When I started my career twelve years ago it was all fun and playing with tech stuff. The tech department seemed anarchic. Knowledge ruled, not titles. These days however, IT has become different. Its way more work and much less play. That makes me a dull boy ;)

    I have a few ideas of what I would like to do but the time is not quite right yet. I am saving as much money as I can to be able to life without a good wage for a while when I start something new. It's gonna be good, I hope :)
    Working on CCNP: [X] SWITCH --- [ ] ROUTE --- [ ] TSHOOT
    Goal for 2014: RHCA
    Goal for 2015: CCDP
  • jibbajabbajibbajabba Member Posts: 4,317 ■■■■■■■■□□
    I think lordy hit the nail on its head ... It was really "cool" back in the days - now you work constantly out of office hours and get blamed for everything .. I think back in the days you were praised for doing something great - nowadays praise is when you don't get blamed for something not working :)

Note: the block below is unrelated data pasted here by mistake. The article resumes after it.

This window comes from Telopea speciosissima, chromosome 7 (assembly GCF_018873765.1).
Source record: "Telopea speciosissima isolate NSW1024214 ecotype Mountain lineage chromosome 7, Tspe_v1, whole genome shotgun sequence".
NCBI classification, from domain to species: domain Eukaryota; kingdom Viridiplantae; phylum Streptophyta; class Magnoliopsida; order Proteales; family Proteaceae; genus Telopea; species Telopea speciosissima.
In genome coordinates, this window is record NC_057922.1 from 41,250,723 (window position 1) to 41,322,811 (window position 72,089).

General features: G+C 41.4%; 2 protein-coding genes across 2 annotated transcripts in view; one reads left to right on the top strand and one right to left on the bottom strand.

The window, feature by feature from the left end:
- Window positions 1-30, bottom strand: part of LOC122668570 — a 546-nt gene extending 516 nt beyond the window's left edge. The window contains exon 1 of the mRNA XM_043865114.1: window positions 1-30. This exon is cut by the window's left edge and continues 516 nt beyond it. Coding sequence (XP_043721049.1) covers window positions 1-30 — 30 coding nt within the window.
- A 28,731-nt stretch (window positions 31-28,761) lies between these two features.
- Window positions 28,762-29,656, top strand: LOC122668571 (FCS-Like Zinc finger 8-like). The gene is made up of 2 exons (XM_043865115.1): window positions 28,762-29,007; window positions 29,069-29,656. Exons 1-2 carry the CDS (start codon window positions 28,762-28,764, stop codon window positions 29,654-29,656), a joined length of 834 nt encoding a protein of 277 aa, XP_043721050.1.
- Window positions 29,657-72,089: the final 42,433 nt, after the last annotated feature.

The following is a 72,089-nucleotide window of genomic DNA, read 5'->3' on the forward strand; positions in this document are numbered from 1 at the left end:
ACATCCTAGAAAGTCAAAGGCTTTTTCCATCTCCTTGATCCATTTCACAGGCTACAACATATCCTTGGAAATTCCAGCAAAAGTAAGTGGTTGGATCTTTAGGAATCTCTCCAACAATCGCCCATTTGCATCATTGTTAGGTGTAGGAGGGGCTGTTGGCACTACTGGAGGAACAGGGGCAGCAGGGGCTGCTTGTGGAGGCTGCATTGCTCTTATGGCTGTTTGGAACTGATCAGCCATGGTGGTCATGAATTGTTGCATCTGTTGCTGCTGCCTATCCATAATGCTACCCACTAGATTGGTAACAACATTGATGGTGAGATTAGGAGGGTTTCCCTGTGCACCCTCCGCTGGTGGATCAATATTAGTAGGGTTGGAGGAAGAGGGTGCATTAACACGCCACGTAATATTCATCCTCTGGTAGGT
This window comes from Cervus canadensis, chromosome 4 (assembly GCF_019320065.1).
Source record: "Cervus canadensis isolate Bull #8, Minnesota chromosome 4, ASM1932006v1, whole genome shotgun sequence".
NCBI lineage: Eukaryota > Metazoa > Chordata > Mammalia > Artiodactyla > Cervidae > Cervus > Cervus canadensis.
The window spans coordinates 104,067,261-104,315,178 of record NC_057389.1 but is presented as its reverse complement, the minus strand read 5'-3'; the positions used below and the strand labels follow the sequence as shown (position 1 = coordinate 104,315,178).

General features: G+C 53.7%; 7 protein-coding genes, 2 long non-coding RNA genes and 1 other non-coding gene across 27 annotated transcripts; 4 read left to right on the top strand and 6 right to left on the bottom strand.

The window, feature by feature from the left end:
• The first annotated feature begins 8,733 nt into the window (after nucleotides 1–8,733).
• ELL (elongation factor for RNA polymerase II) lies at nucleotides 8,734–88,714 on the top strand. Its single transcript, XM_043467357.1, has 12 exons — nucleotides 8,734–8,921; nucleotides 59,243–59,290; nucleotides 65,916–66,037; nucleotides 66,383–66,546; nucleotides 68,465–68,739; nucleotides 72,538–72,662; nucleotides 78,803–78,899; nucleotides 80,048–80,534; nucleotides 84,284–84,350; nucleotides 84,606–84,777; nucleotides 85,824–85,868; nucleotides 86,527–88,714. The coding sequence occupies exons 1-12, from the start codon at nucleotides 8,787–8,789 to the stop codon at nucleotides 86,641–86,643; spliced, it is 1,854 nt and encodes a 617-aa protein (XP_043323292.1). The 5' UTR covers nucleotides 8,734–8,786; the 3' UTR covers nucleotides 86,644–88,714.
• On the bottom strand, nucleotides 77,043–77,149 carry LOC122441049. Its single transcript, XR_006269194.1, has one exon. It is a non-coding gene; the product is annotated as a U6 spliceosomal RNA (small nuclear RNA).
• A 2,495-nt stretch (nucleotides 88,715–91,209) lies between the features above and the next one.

My own knowledge base made public: http://open902.com :p
  • the_Grinchthe_Grinch Member Posts: 4,165 ■■■■■■■■■■
    nowadays praise is when you don't get blamed for something not working <----so true!
    WIP:
    PHP
    Kotlin
    Intro to Discrete Math
    Programming Languages
    Work stuff
  • XcluzivXcluziv Member Posts: 513
    I don't think about leaving the IT field. I think the IT industry is one of if not the best industry to be apart of. Depending upon your speciality, there is alot of flexibility in regards to geographic location where you can always setup shop and not necessarily have any overhead to conduct create effective solutions for clients.